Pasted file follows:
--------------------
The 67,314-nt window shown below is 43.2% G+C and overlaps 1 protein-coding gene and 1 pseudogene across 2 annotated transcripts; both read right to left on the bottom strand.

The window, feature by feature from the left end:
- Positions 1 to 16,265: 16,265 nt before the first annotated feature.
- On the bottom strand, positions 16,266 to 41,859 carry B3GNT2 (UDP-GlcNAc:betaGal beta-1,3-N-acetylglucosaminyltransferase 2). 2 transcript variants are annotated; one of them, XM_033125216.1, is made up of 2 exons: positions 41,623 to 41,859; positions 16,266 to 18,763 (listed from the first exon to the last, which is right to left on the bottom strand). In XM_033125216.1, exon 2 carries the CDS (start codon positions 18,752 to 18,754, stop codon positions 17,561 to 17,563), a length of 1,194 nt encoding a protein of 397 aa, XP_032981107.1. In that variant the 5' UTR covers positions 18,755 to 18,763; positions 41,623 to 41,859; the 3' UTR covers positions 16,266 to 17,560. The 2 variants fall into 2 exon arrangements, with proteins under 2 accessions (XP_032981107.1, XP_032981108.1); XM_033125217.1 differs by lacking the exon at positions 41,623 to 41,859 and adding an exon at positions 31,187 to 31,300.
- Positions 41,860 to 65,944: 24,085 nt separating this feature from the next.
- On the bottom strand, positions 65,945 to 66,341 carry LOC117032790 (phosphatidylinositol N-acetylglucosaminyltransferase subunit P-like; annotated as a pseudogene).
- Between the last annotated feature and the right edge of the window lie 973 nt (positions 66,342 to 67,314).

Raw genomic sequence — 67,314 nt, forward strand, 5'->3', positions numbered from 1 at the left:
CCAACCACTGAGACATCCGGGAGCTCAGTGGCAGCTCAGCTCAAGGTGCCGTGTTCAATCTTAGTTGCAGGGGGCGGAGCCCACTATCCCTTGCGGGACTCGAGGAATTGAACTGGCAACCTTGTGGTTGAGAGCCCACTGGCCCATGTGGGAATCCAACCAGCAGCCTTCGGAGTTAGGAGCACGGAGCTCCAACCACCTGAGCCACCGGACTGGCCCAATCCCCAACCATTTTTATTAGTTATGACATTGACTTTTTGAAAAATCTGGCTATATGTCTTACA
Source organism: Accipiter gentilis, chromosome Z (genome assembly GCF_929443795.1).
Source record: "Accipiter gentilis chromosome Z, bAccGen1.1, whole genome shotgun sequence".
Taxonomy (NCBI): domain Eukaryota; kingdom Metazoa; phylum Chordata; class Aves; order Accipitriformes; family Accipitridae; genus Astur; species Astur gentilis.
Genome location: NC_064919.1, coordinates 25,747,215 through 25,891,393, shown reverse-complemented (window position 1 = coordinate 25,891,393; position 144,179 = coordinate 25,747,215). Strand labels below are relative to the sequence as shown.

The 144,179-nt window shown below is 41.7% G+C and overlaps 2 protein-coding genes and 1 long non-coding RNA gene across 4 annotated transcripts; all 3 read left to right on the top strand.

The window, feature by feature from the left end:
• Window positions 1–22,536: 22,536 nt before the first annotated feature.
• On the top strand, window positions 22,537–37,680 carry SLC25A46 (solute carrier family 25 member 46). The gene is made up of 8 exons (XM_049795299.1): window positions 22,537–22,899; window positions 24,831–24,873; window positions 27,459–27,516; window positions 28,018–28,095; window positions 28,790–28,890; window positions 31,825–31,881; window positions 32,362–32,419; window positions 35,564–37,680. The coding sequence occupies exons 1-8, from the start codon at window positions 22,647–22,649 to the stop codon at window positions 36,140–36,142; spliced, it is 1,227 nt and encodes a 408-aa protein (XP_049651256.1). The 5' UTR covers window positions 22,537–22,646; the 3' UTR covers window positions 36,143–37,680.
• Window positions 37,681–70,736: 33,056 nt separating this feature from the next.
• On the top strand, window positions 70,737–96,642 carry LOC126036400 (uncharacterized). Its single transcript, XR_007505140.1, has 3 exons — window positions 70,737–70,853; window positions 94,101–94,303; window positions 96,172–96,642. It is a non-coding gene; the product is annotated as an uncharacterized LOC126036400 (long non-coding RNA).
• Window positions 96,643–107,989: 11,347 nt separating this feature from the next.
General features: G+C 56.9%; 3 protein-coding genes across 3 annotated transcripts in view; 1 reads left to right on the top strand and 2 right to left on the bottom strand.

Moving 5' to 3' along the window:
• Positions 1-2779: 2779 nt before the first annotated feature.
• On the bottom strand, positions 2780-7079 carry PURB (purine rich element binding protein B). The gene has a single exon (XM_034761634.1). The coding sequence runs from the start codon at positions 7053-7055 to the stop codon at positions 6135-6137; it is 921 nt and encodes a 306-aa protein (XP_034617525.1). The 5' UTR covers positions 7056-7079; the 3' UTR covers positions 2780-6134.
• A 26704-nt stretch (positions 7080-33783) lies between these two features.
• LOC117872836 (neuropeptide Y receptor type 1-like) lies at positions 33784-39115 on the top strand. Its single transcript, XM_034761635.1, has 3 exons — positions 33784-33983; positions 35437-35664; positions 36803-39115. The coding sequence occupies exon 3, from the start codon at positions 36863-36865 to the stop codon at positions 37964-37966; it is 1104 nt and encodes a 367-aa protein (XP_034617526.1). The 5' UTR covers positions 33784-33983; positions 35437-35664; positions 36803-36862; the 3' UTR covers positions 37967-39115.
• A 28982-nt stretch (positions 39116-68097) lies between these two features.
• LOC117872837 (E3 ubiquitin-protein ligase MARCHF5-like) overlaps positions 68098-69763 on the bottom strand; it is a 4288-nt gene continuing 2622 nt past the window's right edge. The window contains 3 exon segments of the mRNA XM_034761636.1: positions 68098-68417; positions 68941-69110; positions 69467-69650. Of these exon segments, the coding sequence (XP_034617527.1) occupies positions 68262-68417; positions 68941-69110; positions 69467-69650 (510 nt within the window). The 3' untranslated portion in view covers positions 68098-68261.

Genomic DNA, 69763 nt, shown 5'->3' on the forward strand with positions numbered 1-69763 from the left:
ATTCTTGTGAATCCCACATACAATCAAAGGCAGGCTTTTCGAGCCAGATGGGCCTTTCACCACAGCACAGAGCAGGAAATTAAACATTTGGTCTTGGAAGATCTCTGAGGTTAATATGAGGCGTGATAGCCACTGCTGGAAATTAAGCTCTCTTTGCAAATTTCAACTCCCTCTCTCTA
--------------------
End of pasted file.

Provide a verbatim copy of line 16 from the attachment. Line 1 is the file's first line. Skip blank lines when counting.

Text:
• Window positions 1–22,536: 22,536 nt before the first annotated feature.